Editor’s note: Learn more about microbiologically influenced corrosion in this Materials Performance
quarterly special feature, “The Science Behind It.” After you’ve read the MP article on molecular microbiological methods, which are becoming more commonly used as an alternative to bacteria culturing in artificial growth media, explore the science behind the corrosion problem, which is presented in several related CORROSION articles listed at the end of this article.
The presence of microorganisms and their associated activity is increasingly recognized as a major concern in the oil and gas industry. In addition to existing endogenously in petroleum reservoirs, microbes often can be introduced into oilfield systems at the initial stages of drilling and well completion; during shut-ins; and during secondary and tertiary oil recovery, when fluids are injected into the formation to maintain reservoir pressure and force the recovery of hydrocarbons.
Microbiological activity can adversely affect oilfield systems in several ways. General heterotrophic bacteria are directly involved in biofouling (biofilm formation), which can contribute to reduced efficiency of production and associated equipment operation. For example, the formation of biofilms can provide favorable environments for anaerobic sulfate-reducing bacteria (SRB), which produce hydrogen sulfide (H2S). The production of H2S not only reduces the quality of the oil and gas produced (souring of production fields), but also increases the risk of corrosion. The process by which corrosion is initiated and/or accelerated by the activities of microorganisms is commonly known as microbiologically influenced corrosion (MIC). A comprehensive overview of MIC can be obtained from Little and Lee’s book, Microbiologically Influenced Corrosion.1
Detecting microbiological activity from oilfield samples (in deposits, scales, biofilms, and fluids) is an important initial step in evaluating a system’s risk of MIC. Detection methods focus on the application and implementation of biological techniques that make use of the bacteria’s features. In the oil and gas industry, detecting microbiological activity is still primarily based on cultivation techniques.
Viable Culture Techniques
Culture-based methods involving bacteria culturing in specific artificial growth media have long been established as the standard technique in the oil and gas industry for the identification and enumeration of bacteria.2 The most commonly used culture-based method is the serial extinction dilution technique, with the test consisting of a serial dilution step followed by an incubation step using a growth medium selected for the bacteria of interest.
For example, if the bacteria of interest are SRB, vials containing a specifically formulated SRB growth medium will be used in the test. If possible, the serial dilution part of the test should be carried out within a few hours of obtaining the subject samples (typically done on site). Following the incubation period, the SRB population density in the original sample is determined to the nearest order of magnitude by the number of vials in each dilution series that turn black because of bacterial sulfide production.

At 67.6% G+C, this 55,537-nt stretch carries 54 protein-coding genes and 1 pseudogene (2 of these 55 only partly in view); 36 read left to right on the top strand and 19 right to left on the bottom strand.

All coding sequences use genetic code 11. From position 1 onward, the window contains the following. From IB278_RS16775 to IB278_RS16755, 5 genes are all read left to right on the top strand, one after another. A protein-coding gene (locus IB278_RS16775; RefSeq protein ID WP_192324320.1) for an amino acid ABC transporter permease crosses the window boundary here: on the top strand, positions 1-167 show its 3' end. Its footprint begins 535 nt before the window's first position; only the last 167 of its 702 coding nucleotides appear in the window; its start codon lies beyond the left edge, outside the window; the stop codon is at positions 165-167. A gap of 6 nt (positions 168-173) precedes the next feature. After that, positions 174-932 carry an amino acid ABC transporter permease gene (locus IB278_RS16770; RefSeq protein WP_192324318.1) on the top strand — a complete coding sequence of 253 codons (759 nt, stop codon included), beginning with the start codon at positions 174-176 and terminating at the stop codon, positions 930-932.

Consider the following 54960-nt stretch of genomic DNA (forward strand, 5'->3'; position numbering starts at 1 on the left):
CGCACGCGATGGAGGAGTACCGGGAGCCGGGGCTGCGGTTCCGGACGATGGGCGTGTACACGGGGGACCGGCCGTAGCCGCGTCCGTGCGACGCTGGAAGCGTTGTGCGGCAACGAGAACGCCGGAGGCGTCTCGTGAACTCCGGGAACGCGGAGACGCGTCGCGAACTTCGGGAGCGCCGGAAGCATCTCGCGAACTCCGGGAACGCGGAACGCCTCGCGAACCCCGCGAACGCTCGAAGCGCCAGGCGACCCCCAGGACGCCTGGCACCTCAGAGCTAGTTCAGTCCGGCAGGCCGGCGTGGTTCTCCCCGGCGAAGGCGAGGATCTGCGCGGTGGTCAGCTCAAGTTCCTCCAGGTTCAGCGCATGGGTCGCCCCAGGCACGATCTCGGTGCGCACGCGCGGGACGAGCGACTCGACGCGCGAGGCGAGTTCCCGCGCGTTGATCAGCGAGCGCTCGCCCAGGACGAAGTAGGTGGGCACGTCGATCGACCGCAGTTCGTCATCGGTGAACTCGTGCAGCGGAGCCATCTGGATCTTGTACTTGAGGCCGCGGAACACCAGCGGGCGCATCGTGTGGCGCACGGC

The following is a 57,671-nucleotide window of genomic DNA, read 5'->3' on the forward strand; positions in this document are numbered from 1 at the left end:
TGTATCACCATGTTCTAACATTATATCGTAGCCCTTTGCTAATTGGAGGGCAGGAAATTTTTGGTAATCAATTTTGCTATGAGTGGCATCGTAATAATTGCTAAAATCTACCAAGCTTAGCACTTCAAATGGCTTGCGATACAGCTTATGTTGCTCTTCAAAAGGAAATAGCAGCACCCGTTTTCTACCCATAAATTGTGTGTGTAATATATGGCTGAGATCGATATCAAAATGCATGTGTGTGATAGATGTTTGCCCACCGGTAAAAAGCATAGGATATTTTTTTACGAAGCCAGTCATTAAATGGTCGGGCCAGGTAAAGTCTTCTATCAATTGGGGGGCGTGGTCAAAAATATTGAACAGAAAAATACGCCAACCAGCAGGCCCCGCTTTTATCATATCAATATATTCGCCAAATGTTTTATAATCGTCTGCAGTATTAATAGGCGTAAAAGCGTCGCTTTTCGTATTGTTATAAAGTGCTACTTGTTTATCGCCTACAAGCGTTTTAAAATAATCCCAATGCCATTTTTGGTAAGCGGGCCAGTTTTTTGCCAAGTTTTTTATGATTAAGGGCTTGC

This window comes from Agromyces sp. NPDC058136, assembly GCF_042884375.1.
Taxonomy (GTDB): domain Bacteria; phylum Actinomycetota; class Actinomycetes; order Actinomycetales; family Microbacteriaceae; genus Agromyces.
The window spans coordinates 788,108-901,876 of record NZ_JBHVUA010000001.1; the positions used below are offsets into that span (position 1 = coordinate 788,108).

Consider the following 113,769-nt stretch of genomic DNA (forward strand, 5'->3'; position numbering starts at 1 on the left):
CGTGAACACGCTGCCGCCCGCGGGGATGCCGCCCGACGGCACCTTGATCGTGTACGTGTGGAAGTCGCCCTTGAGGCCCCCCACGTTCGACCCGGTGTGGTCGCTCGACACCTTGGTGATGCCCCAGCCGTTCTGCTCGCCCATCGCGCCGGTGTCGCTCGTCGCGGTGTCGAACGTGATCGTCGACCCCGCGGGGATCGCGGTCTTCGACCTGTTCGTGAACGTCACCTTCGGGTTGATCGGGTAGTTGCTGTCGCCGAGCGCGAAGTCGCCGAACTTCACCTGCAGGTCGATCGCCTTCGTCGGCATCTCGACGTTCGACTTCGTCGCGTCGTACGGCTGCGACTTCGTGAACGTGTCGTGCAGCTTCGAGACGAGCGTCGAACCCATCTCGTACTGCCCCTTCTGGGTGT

According to current standards,2 the prescribed incubation period for SRB is a minimum of 28 days; however, a very good indication of the SRB count usually can be obtained after 10 to 14 days of incubation. To improve the accuracy of such methods, threefold or fivefold replicate serial dilution enumeration is typically carried out to allow a mean probable number (MPN) of bacteria to be determined from standard MPN tables.3
A common criticism of the culture-based methods, such as serial extinction dilution MPN, is their inherent bias regarding strain isolation and growth, meaning that only a small proportion (usually <1%) of the microorganisms in a sample are cultivable and, therefore, analyzed.4-5 Consequently, these techniques may not be adequate for detecting all the microorganisms potentially involved in the corrosion processes. Within a biofilm, only some of the bacteria directly cause MIC, while other bacteria in the biofilm community indirectly contribute to MIC.6 The culture-based methods may severely misinterpret/misrepresent the actual system condition7 by underestimating the population size of the bacteria and failing to reflect the role of the uncultivated and, therefore, undetected bacteria potentially involved in MIC.4 Conversely, field situations have been reported where significant levels of SRB have been enuenumerated but the system shows little or no MIC, which has been attributed to the selective enrichment of SRB not heavily involved in MIC.7-8
Molecular Microbiological Methods
The limitations associated with the culture-based methods have led to the development of other culture-independent methodologies, which are gaining increased acceptance in the oil and gas industry.9 There are several different types of culture-independent methods, such as the measurement of adenosine triphosphate levels and specific enzyme activity, and the powerful molecular microbiological methods (MMM).10 MMM involve the extraction of deoxyribonucleic acid (DNA) directly from the microorganisms present in a sample. The polymerase chain reaction (PCR) is then used to amplify copies of a particular gene in the sample to such an extent that the DNA fragments can be used to identify the bacteria. A progression of the traditional PCR method is the real-time quantitative PCR (qPCR) technique, which can provide more accurate and quantitative reproductive enumeration data regarding microbial communities, in addition to bacterial characterization.11